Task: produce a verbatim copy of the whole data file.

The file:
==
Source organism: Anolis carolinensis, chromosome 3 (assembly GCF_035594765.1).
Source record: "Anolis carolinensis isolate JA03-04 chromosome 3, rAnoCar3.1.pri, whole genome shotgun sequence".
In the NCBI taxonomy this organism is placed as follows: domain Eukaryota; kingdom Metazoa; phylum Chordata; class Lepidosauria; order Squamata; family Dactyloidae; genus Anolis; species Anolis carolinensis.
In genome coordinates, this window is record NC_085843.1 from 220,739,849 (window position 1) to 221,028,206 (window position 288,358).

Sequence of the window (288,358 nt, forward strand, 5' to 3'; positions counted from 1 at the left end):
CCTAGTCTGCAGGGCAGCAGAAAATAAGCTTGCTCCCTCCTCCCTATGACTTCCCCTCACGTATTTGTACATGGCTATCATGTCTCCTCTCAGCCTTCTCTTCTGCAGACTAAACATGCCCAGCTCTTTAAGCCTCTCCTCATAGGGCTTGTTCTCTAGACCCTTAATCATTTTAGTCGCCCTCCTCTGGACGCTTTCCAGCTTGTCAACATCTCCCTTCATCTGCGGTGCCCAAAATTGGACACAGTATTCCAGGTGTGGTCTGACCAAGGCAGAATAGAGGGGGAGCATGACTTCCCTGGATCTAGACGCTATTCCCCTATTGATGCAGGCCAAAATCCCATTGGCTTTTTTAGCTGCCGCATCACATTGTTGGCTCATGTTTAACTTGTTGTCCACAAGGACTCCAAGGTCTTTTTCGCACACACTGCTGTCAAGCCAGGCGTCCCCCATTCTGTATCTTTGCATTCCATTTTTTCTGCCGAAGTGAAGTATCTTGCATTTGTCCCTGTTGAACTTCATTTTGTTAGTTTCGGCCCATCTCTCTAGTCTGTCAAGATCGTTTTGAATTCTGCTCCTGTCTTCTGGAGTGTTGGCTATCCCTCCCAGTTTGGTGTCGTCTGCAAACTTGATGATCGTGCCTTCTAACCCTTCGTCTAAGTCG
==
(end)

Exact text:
Source organism: Anolis carolinensis, chromosome 3 (assembly GCF_035594765.1).
Source record: "Anolis carolinensis isolate JA03-04 chromosome 3, rAnoCar3.1.pri, whole genome shotgun sequence".
In the NCBI taxonomy this organism is placed as follows: domain Eukaryota; kingdom Metazoa; phylum Chordata; class Lepidosauria; order Squamata; family Dactyloidae; genus Anolis; species Anolis carolinensis.
In genome coordinates, this window is record NC_085843.1 from 220,739,849 (window position 1) to 221,028,206 (window position 288,358).

Sequence of the window (288,358 nt, forward strand, 5' to 3'; positions counted from 1 at the left end):
CCTAGTCTGCAGGGCAGCAGAAAATAAGCTTGCTCCCTCCTCCCTATGACTTCCCCTCACGTATTTGTACATGGCTATCATGTCTCCTCTCAGCCTTCTCTTCTGCAGACTAAACATGCCCAGCTCTTTAAGCCTCTCCTCATAGGGCTTGTTCTCTAGACCCTTAATCATTTTAGTCGCCCTCCTCTGGACGCTTTCCAGCTTGTCAACATCTCCCTTCATCTGCGGTGCCCAAAATTGGACACAGTATTCCAGGTGTGGTCTGACCAAGGCAGAATAGAGGGGGAGCATGACTTCCCTGGATCTAGACGCTATTCCCCTATTGATGCAGGCCAAAATCCCATTGGCTTTTTTAGCTGCCGCATCACATTGTTGGCTCATGTTTAACTTGTTGTCCACAAGGACTCCAAGGTCTTTTTCGCACACACTGCTGTCAAGCCAGGCGTCCCCCATTCTGTATCTTTGCATTCCATTTTTTCTGCCGAAGTGAAGTATCTTGCATTTGTCCCTGTTGAACTTCATTTTGTTAGTTTCGGCCCATCTCTCTAGTCTGTCAAGATCGTTTTGAATTCTGCTCCTGTCTTCTGGAGTGTTGGCTATCCCTCCCAGTTTGGTGTCGTCTGCAAACTTGATGATCGTGCCTTCTAACCCTTCGTCTAAGTCG